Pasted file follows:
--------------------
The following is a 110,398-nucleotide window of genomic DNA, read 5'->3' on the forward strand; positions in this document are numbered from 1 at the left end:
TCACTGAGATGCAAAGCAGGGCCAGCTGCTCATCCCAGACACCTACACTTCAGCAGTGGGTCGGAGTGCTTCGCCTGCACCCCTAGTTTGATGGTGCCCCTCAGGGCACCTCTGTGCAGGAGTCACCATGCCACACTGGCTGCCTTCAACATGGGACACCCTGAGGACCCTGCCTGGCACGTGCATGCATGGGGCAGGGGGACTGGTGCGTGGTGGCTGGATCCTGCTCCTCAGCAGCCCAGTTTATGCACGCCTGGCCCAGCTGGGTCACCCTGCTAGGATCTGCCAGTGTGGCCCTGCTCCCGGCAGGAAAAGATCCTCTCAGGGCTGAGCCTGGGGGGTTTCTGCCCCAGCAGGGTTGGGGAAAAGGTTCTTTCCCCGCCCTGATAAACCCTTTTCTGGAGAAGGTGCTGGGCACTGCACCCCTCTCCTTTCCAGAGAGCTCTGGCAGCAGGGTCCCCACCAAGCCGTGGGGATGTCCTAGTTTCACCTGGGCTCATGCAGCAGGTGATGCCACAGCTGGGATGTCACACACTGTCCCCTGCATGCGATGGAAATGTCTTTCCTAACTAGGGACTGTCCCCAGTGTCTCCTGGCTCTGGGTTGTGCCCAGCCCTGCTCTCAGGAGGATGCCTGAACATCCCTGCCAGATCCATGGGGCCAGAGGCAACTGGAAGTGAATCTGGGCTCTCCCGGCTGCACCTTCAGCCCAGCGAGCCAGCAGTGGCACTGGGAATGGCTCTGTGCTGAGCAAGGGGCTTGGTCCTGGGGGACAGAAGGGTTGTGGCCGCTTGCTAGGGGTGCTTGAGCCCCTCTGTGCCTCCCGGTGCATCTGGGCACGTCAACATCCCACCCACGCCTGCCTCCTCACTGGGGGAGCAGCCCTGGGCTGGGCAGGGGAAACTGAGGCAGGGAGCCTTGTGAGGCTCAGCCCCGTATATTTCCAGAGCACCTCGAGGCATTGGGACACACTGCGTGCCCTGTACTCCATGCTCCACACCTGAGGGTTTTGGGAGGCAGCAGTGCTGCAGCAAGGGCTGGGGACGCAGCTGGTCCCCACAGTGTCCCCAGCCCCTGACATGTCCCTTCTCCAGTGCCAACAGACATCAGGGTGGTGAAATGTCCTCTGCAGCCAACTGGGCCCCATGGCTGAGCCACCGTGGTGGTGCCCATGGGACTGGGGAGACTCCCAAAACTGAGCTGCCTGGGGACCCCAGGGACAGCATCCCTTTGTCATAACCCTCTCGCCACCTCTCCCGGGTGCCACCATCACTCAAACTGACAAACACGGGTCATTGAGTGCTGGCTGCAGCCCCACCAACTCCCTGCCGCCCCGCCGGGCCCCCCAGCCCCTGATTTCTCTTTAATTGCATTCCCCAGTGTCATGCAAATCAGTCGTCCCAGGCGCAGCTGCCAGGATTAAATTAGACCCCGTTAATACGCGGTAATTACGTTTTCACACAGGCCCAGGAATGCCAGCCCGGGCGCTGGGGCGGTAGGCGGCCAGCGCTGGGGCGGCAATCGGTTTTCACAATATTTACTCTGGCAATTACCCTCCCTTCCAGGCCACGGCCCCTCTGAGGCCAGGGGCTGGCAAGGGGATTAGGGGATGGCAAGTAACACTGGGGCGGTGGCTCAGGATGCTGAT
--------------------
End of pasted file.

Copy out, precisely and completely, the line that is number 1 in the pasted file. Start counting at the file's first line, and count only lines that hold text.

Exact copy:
The following is a 110,398-nucleotide window of genomic DNA, read 5'->3' on the forward strand; positions in this document are numbered from 1 at the left end: